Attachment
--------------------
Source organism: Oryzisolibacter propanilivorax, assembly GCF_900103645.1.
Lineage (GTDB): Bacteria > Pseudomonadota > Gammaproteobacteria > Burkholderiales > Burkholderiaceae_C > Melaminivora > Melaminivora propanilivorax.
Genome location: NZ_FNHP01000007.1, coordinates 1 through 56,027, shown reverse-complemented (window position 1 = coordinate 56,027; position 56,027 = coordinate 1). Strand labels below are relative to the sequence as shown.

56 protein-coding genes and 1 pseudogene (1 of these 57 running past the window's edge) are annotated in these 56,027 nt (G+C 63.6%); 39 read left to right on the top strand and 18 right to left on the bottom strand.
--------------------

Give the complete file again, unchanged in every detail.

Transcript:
Source organism: Oryzisolibacter propanilivorax, assembly GCF_900103645.1.
Lineage (GTDB): Bacteria > Pseudomonadota > Gammaproteobacteria > Burkholderiales > Burkholderiaceae_C > Melaminivora > Melaminivora propanilivorax.
Genome location: NZ_FNHP01000007.1, coordinates 1 through 56,027, shown reverse-complemented (window position 1 = coordinate 56,027; position 56,027 = coordinate 1). Strand labels below are relative to the sequence as shown.

56 protein-coding genes and 1 pseudogene (1 of these 57 running past the window's edge) are annotated in these 56,027 nt (G+C 63.6%); 39 read left to right on the top strand and 18 right to left on the bottom strand.